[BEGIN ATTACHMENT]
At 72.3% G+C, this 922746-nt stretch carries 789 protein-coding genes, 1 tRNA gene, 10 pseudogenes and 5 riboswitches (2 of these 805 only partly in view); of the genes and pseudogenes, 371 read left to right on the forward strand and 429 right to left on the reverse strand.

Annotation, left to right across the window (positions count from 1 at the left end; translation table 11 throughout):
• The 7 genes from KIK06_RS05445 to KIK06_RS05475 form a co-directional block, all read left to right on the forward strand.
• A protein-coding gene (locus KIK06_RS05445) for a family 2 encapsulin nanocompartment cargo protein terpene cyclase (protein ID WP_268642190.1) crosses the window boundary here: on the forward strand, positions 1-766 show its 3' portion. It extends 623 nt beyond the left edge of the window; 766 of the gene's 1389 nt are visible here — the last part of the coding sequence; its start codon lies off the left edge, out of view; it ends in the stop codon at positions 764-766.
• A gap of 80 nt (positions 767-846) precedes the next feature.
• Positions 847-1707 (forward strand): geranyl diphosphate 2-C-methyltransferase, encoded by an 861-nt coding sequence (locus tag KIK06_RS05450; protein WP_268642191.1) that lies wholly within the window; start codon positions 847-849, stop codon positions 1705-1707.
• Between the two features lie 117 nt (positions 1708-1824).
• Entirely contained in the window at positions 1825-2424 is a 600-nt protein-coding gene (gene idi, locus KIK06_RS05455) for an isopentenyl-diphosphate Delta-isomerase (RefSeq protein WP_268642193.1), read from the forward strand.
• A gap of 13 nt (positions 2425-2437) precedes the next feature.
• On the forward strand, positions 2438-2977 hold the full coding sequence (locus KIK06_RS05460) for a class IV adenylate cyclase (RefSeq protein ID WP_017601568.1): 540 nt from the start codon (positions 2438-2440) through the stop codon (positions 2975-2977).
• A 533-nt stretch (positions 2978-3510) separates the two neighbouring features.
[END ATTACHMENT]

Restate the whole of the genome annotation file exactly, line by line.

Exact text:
At 72.3% G+C, this 922746-nt stretch carries 789 protein-coding genes, 1 tRNA gene, 10 pseudogenes and 5 riboswitches (2 of these 805 only partly in view); of the genes and pseudogenes, 371 read left to right on the forward strand and 429 right to left on the reverse strand.

Annotation, left to right across the window (positions count from 1 at the left end; translation table 11 throughout):
• The 7 genes from KIK06_RS05445 to KIK06_RS05475 form a co-directional block, all read left to right on the forward strand.
• A protein-coding gene (locus KIK06_RS05445) for a family 2 encapsulin nanocompartment cargo protein terpene cyclase (protein ID WP_268642190.1) crosses the window boundary here: on the forward strand, positions 1-766 show its 3' portion. It extends 623 nt beyond the left edge of the window; 766 of the gene's 1389 nt are visible here — the last part of the coding sequence; its start codon lies off the left edge, out of view; it ends in the stop codon at positions 764-766.
• A gap of 80 nt (positions 767-846) precedes the next feature.
• Positions 847-1707 (forward strand): geranyl diphosphate 2-C-methyltransferase, encoded by an 861-nt coding sequence (locus tag KIK06_RS05450; protein WP_268642191.1) that lies wholly within the window; start codon positions 847-849, stop codon positions 1705-1707.
• Between the two features lie 117 nt (positions 1708-1824).
• Entirely contained in the window at positions 1825-2424 is a 600-nt protein-coding gene (gene idi, locus KIK06_RS05455) for an isopentenyl-diphosphate Delta-isomerase (RefSeq protein WP_268642193.1), read from the forward strand.
• A gap of 13 nt (positions 2425-2437) precedes the next feature.
• On the forward strand, positions 2438-2977 hold the full coding sequence (locus KIK06_RS05460) for a class IV adenylate cyclase (RefSeq protein ID WP_017601568.1): 540 nt from the start codon (positions 2438-2440) through the stop codon (positions 2975-2977).
• A 533-nt stretch (positions 2978-3510) separates the two neighbouring features.